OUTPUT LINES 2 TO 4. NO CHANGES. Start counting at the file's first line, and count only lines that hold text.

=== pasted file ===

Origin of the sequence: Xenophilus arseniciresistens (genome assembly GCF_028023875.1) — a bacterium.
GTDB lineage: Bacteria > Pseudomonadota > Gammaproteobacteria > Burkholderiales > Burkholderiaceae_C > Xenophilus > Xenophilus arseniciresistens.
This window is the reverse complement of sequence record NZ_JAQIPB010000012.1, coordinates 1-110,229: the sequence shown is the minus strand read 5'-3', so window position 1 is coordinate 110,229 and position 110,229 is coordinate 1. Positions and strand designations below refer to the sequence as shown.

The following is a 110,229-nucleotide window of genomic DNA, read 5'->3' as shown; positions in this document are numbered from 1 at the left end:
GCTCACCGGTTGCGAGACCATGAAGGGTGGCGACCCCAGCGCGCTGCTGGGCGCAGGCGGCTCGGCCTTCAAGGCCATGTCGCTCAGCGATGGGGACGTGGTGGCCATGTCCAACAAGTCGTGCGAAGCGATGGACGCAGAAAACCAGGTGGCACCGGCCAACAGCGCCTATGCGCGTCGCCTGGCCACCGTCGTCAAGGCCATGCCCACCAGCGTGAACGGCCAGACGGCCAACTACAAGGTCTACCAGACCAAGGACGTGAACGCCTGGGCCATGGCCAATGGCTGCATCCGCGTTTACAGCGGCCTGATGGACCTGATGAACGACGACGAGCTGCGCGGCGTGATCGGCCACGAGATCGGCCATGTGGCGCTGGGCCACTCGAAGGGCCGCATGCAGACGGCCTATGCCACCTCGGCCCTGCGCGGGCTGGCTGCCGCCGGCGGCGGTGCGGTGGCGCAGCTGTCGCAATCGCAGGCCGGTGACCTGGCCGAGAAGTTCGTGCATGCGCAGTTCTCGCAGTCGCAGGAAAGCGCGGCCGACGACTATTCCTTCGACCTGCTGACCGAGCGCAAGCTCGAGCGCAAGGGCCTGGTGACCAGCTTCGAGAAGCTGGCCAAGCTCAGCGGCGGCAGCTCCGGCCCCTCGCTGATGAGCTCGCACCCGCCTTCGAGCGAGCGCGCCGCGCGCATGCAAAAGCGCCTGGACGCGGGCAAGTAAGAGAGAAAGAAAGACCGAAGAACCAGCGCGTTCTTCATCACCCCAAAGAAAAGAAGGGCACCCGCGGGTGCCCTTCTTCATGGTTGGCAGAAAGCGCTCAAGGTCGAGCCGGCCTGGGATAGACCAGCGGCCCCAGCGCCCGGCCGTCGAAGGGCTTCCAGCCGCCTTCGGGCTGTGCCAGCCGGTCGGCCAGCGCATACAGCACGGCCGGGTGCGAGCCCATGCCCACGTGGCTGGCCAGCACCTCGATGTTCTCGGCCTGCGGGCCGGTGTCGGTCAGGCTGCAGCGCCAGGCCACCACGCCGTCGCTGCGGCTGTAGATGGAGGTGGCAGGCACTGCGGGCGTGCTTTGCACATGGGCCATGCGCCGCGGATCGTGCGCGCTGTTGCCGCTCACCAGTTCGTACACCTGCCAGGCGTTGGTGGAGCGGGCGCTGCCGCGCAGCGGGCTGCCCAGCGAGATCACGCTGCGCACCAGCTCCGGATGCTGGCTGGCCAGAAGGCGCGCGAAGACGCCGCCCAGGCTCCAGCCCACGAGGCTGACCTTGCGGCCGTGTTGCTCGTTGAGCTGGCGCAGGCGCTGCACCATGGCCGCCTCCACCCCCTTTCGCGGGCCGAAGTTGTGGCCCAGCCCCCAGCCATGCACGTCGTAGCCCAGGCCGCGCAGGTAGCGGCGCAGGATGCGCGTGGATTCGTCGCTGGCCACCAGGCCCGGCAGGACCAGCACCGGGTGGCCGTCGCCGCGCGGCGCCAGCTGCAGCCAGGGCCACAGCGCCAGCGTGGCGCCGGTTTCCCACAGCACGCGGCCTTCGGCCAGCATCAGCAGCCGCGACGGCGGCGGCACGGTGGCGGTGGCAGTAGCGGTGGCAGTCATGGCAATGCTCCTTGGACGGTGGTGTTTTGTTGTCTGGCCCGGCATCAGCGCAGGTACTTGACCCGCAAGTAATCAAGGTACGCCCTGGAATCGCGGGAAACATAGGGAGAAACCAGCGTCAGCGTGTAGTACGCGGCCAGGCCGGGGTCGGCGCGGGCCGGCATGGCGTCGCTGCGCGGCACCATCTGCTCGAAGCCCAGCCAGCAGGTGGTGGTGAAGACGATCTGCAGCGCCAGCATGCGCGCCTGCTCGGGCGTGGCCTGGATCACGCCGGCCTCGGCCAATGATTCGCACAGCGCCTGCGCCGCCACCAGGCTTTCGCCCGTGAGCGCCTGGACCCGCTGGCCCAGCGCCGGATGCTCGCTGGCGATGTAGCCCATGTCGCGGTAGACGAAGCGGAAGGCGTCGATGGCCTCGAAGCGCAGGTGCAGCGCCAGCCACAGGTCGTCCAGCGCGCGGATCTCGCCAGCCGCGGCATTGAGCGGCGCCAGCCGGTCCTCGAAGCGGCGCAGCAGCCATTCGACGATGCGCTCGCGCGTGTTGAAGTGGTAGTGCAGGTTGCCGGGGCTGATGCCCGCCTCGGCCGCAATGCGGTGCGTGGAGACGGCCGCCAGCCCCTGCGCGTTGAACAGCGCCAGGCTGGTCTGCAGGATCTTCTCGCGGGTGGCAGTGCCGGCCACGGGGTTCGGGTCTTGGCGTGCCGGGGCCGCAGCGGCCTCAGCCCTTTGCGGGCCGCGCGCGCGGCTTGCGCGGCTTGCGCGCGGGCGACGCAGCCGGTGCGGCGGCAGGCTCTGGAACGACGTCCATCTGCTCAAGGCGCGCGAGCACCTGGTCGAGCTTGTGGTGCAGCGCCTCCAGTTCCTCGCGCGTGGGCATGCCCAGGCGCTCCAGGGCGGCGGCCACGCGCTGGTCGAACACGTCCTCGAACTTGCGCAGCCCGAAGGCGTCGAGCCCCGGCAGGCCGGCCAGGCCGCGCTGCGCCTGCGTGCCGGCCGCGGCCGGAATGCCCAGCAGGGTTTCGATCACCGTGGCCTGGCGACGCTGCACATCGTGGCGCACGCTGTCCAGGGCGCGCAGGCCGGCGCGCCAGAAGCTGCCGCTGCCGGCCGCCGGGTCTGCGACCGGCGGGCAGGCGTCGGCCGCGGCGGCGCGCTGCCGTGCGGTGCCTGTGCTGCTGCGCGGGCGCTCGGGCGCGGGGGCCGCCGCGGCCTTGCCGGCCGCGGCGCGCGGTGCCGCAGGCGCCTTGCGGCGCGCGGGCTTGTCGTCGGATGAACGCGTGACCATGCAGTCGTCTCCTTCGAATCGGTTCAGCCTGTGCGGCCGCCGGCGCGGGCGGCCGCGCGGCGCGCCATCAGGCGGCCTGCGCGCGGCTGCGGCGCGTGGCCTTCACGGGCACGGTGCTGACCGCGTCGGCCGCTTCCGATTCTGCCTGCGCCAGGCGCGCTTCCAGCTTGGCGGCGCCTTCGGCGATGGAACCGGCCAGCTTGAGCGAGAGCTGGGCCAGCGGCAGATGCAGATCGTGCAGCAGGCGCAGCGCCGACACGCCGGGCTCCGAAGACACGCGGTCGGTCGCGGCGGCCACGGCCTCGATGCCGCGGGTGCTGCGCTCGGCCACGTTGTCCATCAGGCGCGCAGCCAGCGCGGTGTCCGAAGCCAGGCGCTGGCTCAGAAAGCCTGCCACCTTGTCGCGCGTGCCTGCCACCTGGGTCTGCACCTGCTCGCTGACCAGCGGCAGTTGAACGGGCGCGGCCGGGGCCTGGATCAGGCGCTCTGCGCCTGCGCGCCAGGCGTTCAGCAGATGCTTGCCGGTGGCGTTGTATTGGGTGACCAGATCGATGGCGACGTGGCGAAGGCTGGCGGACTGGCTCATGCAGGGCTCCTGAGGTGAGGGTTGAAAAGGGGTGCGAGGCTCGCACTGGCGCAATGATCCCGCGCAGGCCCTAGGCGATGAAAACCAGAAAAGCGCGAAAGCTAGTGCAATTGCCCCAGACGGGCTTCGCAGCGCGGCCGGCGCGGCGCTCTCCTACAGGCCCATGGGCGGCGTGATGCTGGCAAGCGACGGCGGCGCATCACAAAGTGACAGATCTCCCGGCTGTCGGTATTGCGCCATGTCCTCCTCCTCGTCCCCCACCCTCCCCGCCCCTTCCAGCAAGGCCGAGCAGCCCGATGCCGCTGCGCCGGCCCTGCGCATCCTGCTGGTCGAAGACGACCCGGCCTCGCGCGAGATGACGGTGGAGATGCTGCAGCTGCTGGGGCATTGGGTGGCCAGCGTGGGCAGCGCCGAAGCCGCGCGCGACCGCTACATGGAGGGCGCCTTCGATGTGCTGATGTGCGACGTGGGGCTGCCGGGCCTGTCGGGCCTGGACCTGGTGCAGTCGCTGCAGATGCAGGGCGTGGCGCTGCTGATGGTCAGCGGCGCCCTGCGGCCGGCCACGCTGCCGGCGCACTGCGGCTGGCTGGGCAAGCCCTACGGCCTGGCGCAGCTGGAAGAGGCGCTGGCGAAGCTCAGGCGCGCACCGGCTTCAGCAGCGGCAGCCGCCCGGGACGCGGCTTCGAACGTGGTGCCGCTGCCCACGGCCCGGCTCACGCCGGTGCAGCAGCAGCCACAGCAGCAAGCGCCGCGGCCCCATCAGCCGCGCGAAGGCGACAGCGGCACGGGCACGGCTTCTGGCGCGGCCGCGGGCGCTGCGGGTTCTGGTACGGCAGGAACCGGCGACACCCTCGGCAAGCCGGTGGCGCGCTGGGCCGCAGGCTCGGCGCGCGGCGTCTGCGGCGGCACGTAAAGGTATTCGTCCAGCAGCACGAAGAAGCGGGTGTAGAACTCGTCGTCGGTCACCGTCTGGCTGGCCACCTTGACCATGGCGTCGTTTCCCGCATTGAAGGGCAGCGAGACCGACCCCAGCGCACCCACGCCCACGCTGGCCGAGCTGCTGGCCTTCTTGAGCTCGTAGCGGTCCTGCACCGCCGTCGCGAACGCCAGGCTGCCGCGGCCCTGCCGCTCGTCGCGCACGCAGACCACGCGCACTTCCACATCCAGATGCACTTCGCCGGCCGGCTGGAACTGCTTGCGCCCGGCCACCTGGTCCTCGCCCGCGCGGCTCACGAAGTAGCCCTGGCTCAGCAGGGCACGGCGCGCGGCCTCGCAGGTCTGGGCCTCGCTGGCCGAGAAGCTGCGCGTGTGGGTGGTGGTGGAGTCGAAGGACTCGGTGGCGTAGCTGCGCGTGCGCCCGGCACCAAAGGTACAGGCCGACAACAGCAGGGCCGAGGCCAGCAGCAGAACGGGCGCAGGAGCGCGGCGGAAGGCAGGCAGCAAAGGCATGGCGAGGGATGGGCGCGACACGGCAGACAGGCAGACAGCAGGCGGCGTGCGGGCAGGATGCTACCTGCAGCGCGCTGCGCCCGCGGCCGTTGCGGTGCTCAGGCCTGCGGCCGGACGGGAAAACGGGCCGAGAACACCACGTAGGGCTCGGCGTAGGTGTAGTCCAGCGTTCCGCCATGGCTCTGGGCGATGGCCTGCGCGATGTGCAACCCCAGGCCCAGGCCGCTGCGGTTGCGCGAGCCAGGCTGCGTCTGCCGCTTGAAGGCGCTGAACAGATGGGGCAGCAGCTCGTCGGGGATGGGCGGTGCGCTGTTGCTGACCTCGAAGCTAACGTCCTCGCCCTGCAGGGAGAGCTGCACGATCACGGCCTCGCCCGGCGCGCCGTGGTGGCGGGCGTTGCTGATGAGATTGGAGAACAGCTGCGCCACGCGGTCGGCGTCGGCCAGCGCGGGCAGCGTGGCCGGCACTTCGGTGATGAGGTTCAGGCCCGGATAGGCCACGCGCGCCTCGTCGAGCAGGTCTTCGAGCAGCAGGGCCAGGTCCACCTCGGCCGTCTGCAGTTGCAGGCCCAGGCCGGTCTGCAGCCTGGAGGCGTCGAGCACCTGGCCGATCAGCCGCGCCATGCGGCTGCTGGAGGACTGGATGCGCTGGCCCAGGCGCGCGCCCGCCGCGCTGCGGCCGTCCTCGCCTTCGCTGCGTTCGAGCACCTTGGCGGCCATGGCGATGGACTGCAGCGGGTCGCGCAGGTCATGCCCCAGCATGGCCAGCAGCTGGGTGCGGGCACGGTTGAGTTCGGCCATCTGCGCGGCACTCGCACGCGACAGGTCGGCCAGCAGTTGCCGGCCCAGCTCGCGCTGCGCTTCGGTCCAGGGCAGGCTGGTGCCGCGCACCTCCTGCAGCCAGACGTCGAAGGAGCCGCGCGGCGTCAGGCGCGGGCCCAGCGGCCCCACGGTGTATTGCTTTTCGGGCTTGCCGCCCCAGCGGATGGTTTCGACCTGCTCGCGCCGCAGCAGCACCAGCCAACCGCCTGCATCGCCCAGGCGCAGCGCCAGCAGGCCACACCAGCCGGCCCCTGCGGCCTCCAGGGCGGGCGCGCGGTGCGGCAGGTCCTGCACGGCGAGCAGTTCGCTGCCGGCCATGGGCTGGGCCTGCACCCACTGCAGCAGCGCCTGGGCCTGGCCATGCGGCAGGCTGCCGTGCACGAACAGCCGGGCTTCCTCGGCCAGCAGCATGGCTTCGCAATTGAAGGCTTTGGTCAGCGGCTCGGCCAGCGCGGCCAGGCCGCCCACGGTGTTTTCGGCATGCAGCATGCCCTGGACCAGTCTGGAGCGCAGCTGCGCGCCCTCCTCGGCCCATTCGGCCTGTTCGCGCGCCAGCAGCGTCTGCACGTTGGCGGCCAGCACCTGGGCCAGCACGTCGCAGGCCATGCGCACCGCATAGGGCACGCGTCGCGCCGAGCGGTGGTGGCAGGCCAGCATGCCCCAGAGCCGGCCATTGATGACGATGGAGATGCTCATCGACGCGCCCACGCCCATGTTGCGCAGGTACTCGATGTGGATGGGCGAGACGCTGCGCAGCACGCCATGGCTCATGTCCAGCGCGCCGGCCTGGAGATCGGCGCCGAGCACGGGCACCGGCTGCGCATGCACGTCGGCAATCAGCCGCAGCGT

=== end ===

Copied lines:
GTDB lineage: Bacteria > Pseudomonadota > Gammaproteobacteria > Burkholderiales > Burkholderiaceae_C > Xenophilus > Xenophilus arseniciresistens.
This window is the reverse complement of sequence record NZ_JAQIPB010000012.1, coordinates 1-110,229: the sequence shown is the minus strand read 5'-3', so window position 1 is coordinate 110,229 and position 110,229 is coordinate 1. Positions and strand designations below refer to the sequence as shown.

The following is a 110,229-nucleotide window of genomic DNA, read 5'->3' as shown; positions in this document are numbered from 1 at the left end: